The one thing I can confidently say about Grand Slam tennis - it brings my husband and me together. Tennis is the one sport that we can both watch on TV and actually care about. Even when we have our Super Bowl party blow-out each year, I barely pay attention to watching the game. Except of course to see the commercials and possible "wardrobe malfunctions."

But right now, we are both heavily involved in figuring out when the Australian Open is on and what is happening in the matches. Since we DON'T have the Tennis Channel, we are often watching matches where we already know the outcome.

No matter. It is still a lot of fun to watch and critique this stuff together.

And, as you know from my previous post, I do not play pro tennis and have no illusions that what I'm playing is ever going to be anything close to pro tennis. But, even players like me, plain old ordinary tennis players, can learn a lot from watching the pros.

So what have I learned laterly? Roger Federer is two sets down playing Tomas Berdych and makes a huge comeback, ultimately winning 4-6, 6-7, 6-4, 6-4, 6-2. Dinara Safina wins her first set 6-2, loses the second 2-6, and then fights her way back to win the third 7-5 after facing several match points!

The lesson: never throw in the towel. Too many times we think we see the way a match is going and we just give up. I realize Roger Federer and Dinara Safina have a lot more at stake than I do in my Friday morning indoor league match. But if I'm going to show up to play a match, I may as well play right up to the very last point.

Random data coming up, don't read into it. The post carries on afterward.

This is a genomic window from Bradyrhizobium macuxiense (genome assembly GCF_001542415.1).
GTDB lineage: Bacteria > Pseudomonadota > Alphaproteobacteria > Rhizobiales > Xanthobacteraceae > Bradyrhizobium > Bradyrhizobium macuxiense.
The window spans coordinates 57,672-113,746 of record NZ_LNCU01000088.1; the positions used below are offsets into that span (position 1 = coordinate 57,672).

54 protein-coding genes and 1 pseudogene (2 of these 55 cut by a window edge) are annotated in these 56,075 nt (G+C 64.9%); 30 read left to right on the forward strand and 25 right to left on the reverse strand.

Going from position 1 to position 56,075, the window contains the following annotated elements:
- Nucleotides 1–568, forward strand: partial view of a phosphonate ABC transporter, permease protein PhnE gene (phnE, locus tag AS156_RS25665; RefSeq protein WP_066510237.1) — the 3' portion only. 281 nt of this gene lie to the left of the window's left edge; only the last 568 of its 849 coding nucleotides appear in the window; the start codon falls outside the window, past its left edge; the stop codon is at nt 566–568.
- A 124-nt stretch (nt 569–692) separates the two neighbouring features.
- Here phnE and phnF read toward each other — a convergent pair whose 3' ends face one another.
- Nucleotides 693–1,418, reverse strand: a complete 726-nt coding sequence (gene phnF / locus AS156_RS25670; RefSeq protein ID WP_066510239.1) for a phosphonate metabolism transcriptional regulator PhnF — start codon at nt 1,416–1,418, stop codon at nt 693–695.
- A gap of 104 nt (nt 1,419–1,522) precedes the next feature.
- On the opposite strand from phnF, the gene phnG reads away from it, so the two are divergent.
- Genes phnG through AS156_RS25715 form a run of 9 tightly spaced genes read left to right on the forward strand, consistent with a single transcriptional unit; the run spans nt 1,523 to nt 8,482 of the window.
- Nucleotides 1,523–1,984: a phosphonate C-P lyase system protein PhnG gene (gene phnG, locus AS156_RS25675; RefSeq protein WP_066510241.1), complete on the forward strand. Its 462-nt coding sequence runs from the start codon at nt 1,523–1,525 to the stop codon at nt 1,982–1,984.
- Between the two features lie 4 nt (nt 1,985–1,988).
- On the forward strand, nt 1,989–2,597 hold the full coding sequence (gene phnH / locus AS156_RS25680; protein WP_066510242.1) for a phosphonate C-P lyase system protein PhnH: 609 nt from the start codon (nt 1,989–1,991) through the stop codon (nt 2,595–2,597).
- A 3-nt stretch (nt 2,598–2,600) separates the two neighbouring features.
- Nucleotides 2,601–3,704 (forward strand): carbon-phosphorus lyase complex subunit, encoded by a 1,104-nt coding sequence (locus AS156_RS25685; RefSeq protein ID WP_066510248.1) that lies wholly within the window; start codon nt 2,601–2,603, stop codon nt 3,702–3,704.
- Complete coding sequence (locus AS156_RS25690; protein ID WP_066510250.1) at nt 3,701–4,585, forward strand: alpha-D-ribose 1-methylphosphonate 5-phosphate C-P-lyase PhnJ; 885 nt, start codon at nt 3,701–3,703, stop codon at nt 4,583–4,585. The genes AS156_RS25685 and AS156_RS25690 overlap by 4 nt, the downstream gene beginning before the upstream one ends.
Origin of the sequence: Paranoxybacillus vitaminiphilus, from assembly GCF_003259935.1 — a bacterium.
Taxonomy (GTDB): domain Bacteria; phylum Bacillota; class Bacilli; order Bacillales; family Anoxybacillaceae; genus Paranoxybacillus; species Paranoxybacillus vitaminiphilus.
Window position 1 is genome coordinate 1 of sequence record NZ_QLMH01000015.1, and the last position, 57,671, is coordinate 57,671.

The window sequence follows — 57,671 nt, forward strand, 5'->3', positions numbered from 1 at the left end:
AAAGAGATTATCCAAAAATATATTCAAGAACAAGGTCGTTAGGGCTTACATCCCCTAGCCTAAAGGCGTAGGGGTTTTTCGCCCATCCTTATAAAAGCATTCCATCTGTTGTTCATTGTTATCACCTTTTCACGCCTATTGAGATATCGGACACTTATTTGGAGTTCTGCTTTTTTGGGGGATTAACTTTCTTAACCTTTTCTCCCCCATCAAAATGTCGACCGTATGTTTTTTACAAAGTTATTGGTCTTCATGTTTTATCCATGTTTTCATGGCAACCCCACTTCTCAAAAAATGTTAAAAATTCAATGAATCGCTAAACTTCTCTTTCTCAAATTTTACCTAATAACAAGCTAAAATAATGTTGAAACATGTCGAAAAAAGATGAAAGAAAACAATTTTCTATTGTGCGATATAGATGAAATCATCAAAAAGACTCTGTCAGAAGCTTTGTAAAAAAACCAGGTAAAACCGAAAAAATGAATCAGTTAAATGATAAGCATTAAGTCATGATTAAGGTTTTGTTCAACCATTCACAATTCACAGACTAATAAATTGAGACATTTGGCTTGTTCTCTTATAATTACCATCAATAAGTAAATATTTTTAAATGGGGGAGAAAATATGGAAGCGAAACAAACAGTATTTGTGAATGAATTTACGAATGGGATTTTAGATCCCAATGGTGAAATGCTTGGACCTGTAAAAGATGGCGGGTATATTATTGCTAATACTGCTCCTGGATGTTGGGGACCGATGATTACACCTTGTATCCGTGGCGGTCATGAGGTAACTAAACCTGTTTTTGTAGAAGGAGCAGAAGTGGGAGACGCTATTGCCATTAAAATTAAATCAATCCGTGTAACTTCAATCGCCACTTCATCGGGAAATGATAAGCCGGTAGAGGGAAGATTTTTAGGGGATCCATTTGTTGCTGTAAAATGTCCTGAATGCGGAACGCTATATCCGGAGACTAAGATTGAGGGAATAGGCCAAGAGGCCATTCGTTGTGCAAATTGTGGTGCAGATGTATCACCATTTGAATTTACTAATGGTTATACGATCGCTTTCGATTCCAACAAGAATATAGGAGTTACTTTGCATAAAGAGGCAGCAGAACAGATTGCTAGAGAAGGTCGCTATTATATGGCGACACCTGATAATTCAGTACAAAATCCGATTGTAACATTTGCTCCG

By the way, I happen to be a big Andy Roddick fan. Especially over the past few years when he seems to have been working so hard and is keeping sort of under the radar. And he's still in the Australian Open! He faces Novak Djokovic in his next match. Good luck Andy!

January 24, 2009

Slowing Down Match Momentum

Have you ever played a match that moves way too fast? You think you'll warm up any minute now and get a rhythm going. Next thing you know, you're down a set, its match point and you just lost by hitting your return WAY out! Did two sets really go by that quickly?

If you often get the feeling you've been "rushed" through a match, you need to come up with some acceptable ways to slow down the other team's pace and momentum. I'm not talking about gamesmanship or pretend bathroom breaks. Rather, you need to be aware of those opportunities that you are afforded in any match, by rules, regulations, etiquette, whatever, to regain your composure, calm down, and get a grip on what's happening on the court.

So what are some acceptable ways to slow down the pace in a match?

The rules of tennis provide help here. Let's assume the ITF's Rules of Tennis apply (which they should). Rule 21 states:
The server shall not serve until the receiver is ready. However, the receiver shall play to the reasonable pace of the server and shall be ready to receive within a reasonable time of the server being ready.